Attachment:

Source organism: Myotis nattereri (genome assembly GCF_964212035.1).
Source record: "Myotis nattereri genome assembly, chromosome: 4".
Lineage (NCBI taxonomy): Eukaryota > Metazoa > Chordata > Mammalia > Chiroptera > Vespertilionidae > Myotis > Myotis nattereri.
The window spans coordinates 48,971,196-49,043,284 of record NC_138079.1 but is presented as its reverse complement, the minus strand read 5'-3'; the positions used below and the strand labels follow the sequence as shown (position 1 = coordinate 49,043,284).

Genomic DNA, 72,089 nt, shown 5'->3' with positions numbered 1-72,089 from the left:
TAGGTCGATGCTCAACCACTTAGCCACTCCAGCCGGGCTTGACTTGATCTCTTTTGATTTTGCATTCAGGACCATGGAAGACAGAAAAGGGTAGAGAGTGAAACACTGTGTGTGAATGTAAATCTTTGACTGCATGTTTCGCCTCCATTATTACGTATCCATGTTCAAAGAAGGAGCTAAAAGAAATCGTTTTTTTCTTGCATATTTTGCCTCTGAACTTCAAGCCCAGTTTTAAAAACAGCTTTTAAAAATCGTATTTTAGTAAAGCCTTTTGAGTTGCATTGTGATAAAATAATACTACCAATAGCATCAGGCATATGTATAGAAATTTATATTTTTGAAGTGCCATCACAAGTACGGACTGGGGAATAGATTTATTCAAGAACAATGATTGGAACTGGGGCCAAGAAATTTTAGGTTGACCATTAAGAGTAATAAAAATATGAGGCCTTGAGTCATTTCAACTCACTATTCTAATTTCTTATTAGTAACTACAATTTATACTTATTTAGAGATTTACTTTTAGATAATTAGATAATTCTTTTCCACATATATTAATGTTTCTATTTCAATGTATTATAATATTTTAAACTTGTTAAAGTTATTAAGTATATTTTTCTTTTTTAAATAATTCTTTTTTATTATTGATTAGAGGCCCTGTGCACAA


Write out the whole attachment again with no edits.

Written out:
Source organism: Myotis nattereri (genome assembly GCF_964212035.1).
Source record: "Myotis nattereri genome assembly, chromosome: 4".
Lineage (NCBI taxonomy): Eukaryota > Metazoa > Chordata > Mammalia > Chiroptera > Vespertilionidae > Myotis > Myotis nattereri.
The window spans coordinates 48,971,196-49,043,284 of record NC_138079.1 but is presented as its reverse complement, the minus strand read 5'-3'; the positions used below and the strand labels follow the sequence as shown (position 1 = coordinate 49,043,284).

Genomic DNA, 72,089 nt, shown 5'->3' with positions numbered 1-72,089 from the left:
TAGGTCGATGCTCAACCACTTAGCCACTCCAGCCGGGCTTGACTTGATCTCTTTTGATTTTGCATTCAGGACCATGGAAGACAGAAAAGGGTAGAGAGTGAAACACTGTGTGTGAATGTAAATCTTTGACTGCATGTTTCGCCTCCATTATTACGTATCCATGTTCAAAGAAGGAGCTAAAAGAAATCGTTTTTTTCTTGCATATTTTGCCTCTGAACTTCAAGCCCAGTTTTAAAAACAGCTTTTAAAAATCGTATTTTAGTAAAGCCTTTTGAGTTGCATTGTGATAAAATAATACTACCAATAGCATCAGGCATATGTATAGAAATTTATATTTTTGAAGTGCCATCACAAGTACGGACTGGGGAATAGATTTATTCAAGAACAATGATTGGAACTGGGGCCAAGAAATTTTAGGTTGACCATTAAGAGTAATAAAAATATGAGGCCTTGAGTCATTTCAACTCACTATTCTAATTTCTTATTAGTAACTACAATTTATACTTATTTAGAGATTTACTTTTAGATAATTAGATAATTCTTTTCCACATATATTAATGTTTCTATTTCAATGTATTATAATATTTTAAACTTGTTAAAGTTATTAAGTATATTTTTCTTTTTTAAATAATTCTTTTTTATTATTGATTAGAGGCCCTGTGCACAA